Sunday, July 30, 2006

Outrage as 52 killed in Israel strike on Qana

Yahoo! News
Outrage as 52 killed in Israel strike on Qana

by Charles Levinson

Fifty-two people have killed, more than half of them children, in an Israeli air blitz on the Lebanese village of Qana, triggering outrage around the world and warnings of retribution for Israel's "war crime."

US Secretary of State Condoleezza Rice, whose latest Middle East mission was thrown into turmoil by the attack, she was "deeply saddened" by the loss of innocent lives and said it was time to "get to a ceasefire" in Lebanon but stopped short of calling for an immediate halt to hostilities on Sunday.

The raid on Qana, which left homes in ruins and villagers trapped under the rubble, was the deadliest single attack since Israel launched its devastating war on the Shiite Muslim group Hezbollah 19 days ago.

Lebanese Prime Minister Fuad Siniora denounced the Qana carnage as a "war crime," demanding an immediate ceasefire in a conflict that Health Minister Mohammed Khalifeh said had killed 750 people.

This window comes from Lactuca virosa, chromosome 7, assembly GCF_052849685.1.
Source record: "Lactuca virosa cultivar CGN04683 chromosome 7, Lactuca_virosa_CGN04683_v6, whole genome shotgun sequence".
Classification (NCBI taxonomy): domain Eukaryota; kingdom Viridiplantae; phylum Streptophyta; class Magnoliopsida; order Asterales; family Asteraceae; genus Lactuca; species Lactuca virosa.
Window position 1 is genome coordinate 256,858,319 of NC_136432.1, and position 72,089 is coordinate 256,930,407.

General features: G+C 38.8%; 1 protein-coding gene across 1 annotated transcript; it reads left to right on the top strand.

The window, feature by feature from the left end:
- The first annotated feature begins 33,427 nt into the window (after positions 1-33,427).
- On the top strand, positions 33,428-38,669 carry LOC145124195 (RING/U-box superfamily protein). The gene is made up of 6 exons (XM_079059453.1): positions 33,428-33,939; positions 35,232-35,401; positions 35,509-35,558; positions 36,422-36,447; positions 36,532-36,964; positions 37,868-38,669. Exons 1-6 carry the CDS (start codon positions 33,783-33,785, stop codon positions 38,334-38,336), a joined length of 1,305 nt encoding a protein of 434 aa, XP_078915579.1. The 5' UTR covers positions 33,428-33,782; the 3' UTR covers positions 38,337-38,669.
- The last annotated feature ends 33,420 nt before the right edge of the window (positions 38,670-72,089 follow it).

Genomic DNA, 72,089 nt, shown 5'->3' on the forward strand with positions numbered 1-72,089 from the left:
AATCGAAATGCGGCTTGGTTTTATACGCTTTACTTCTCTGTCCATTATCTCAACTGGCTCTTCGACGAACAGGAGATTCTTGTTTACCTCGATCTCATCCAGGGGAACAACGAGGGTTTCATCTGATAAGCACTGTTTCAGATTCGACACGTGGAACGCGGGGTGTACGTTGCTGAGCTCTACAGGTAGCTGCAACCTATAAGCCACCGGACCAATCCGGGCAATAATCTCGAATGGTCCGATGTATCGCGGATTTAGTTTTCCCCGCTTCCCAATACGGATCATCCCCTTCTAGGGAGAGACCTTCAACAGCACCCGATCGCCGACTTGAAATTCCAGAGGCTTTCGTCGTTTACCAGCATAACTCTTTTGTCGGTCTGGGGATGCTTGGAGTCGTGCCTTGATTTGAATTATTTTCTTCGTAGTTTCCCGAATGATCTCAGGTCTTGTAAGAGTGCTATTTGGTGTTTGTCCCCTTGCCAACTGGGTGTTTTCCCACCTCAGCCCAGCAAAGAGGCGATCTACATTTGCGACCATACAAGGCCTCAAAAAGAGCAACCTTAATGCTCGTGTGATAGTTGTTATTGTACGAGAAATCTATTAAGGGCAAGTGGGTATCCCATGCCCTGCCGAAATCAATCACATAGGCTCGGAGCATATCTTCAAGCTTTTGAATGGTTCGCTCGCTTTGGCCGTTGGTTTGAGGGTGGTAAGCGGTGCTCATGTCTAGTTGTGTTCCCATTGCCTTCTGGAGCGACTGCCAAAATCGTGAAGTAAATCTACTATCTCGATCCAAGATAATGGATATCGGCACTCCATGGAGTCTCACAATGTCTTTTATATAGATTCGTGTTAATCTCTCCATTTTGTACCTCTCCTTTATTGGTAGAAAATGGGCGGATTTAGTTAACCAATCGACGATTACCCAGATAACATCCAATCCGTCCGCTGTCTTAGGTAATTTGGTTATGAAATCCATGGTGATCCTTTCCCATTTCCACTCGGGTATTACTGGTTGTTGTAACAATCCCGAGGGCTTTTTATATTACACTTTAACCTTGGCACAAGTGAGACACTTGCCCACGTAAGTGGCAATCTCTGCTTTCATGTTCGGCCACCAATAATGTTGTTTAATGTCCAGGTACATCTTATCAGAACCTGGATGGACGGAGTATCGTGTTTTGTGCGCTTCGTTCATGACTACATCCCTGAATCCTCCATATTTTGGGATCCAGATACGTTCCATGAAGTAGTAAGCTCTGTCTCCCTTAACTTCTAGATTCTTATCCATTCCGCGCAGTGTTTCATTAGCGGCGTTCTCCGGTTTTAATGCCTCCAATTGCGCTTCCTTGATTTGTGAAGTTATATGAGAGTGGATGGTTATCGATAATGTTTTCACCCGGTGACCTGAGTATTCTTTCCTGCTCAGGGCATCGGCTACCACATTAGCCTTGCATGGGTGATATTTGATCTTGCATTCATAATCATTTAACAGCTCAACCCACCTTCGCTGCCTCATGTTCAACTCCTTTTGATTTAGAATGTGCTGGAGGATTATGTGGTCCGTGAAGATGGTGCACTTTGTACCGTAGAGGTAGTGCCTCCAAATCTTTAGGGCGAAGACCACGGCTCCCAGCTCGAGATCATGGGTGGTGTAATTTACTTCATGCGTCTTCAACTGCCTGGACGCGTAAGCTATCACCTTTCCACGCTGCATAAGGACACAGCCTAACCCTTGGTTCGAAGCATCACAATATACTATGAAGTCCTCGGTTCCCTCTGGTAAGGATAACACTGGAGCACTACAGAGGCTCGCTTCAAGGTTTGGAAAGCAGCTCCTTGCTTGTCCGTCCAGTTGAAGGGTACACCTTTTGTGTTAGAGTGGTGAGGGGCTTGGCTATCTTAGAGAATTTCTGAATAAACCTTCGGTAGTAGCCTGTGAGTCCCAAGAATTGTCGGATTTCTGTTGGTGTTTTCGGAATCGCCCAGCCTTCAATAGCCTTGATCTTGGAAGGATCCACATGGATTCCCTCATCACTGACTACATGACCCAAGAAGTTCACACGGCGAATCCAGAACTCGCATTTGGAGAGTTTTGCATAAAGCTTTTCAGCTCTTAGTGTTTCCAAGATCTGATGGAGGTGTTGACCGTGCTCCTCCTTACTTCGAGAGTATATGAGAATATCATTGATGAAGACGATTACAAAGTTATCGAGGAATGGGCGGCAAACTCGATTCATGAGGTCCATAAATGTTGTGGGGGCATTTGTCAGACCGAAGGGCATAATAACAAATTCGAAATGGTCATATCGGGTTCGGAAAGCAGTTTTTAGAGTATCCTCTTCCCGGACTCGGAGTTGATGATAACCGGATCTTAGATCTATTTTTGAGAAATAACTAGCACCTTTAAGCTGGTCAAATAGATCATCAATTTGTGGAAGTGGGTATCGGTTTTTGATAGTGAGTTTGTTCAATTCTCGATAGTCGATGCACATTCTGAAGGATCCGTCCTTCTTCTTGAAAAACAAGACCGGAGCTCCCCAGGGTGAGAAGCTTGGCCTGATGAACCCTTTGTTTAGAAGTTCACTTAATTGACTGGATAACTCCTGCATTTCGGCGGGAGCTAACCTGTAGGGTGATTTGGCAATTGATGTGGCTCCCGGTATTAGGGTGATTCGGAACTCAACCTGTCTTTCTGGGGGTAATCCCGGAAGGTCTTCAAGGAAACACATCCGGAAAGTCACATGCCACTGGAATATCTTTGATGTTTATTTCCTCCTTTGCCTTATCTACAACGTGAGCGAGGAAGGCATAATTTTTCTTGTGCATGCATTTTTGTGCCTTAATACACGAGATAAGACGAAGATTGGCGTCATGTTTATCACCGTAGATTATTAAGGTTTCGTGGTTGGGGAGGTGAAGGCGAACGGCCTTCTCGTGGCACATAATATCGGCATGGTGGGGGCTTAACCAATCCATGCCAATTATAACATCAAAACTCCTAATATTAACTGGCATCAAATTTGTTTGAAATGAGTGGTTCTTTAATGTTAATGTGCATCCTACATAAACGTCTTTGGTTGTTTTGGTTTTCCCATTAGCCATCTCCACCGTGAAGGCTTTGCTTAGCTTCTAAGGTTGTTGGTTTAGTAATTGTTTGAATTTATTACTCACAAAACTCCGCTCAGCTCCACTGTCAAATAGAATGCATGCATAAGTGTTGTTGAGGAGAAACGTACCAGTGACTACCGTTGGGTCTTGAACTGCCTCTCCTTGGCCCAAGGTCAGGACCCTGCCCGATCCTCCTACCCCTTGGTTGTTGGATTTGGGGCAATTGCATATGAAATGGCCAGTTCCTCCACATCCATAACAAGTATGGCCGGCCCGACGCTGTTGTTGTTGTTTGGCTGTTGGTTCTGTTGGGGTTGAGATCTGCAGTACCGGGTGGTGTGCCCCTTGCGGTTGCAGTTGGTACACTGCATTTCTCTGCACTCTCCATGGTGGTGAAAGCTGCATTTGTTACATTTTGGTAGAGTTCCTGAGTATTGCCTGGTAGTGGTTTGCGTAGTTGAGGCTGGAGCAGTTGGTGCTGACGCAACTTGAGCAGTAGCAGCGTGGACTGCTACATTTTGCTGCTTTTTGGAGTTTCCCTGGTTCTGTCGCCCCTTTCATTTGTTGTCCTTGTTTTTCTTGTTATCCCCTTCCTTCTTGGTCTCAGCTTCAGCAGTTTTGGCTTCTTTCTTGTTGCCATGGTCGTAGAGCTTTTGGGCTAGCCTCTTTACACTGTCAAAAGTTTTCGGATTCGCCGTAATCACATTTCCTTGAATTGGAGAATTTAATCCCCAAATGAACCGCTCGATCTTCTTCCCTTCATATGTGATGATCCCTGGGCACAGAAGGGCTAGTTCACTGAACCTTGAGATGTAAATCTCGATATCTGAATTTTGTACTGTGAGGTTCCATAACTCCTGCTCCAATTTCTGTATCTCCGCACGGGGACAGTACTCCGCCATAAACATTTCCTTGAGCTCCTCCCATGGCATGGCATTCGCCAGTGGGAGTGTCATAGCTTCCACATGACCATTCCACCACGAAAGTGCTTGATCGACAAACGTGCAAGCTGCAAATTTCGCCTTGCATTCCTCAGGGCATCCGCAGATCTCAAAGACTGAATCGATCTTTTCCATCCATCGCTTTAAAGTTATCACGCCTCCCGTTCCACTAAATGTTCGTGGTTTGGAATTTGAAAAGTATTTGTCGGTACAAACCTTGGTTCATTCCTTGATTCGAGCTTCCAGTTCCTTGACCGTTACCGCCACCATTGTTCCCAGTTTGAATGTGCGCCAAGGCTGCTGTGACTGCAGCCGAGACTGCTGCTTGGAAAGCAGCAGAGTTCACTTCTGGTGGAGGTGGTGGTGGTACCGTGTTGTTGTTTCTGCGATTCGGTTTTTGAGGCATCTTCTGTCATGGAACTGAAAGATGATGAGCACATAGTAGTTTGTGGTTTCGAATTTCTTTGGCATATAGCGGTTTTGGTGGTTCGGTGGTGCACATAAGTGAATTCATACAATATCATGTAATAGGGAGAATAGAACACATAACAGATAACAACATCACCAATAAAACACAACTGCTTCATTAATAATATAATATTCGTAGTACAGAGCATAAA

An AFP count has put the death toll at more than 500, while the United Nations has said around one third of the casualties were children.

The 15-member UN Security Council was to hold an emergency meeting on the conflict later Sunday, with France circulating a draft resolution calling for an immediate ceasefire.

Israel expressed "regret" over the civilian deaths and ordered an inquiry but said it had warned residents to leave and pinned the blame on Hezbollah for launching rockets from the village.

Prime Minister Ehud Olmert said he was in "no rush" for a truce and told Rice that Israel needed 10 to 14 days more to continue its offensive against the Hezbollah, an Israeli government official said.

In Beirut, a mob of angry demonstrators smashed into the UN building as thousands took to the streets in protest while Hezbollah and the ruling Palestinian Islamist militant movement Hamas both vowed revenge.

"This horrible massacre, like the others, will not remain unpunished," said Hezbollah, which has fired off waves of rockets against northern Israel since the onslaught began.

In Qana -- scene of another deadly bombardment 10 years ago -- rescue workers with only their bare hands clawed through rubble of flattened homes and an underground shelter to find survivors while mothers hugged their dead children in a final hopeless embrace.